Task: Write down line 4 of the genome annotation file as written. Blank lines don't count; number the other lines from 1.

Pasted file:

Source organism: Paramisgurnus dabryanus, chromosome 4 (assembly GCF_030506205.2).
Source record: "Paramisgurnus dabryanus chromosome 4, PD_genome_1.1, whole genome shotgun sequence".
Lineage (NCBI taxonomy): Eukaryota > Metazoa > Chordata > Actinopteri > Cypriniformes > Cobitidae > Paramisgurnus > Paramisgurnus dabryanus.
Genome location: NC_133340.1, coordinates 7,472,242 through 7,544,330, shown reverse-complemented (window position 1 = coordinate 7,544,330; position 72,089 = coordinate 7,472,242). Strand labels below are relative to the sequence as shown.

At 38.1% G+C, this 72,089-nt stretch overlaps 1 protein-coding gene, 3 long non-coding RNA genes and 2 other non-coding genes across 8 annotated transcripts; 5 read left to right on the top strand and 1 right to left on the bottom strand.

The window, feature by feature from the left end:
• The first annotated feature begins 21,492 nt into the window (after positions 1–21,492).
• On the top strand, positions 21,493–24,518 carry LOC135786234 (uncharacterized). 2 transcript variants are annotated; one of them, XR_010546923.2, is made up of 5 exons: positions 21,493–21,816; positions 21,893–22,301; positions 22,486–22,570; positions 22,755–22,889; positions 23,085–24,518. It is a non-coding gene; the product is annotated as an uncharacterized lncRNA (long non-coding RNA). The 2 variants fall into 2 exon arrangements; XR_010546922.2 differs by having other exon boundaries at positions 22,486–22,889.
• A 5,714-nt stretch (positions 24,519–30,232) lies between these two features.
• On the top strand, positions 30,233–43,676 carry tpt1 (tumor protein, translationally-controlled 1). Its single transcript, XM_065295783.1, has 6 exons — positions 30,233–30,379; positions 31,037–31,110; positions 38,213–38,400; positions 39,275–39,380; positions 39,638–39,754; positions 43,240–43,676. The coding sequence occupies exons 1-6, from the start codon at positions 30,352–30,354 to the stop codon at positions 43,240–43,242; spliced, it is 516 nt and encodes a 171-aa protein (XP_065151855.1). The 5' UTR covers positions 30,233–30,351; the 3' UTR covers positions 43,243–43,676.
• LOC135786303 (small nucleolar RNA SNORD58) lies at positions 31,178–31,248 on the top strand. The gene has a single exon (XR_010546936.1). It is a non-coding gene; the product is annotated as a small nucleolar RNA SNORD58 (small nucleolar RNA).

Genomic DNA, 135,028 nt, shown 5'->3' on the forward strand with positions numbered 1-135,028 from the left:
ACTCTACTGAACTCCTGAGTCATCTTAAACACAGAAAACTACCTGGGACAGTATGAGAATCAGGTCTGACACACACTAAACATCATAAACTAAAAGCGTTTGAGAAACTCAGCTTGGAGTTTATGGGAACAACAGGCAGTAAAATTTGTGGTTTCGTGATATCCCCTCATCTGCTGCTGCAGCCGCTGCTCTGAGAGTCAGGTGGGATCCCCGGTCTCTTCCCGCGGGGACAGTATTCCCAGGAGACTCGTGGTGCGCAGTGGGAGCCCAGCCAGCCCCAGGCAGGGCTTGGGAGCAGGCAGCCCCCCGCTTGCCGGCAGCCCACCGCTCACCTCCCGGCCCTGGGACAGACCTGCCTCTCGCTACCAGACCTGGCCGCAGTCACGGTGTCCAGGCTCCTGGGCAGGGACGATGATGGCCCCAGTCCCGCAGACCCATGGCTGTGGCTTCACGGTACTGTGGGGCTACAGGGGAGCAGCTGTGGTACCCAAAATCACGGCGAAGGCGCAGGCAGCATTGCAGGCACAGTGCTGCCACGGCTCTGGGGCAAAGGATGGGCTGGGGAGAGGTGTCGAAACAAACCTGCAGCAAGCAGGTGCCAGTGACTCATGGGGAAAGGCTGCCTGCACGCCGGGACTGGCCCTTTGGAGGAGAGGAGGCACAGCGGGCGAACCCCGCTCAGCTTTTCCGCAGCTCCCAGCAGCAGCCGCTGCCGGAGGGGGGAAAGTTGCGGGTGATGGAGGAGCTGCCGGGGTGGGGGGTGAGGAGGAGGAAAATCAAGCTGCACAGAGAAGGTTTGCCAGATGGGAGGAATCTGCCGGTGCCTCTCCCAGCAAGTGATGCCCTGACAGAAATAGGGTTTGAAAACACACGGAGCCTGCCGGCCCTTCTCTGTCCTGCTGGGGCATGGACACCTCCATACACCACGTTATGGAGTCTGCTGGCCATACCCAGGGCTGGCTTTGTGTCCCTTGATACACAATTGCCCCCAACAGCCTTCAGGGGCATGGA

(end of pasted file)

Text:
Genome location: NC_133340.1, coordinates 7,472,242 through 7,544,330, shown reverse-complemented (window position 1 = coordinate 7,544,330; position 72,089 = coordinate 7,472,242). Strand labels below are relative to the sequence as shown.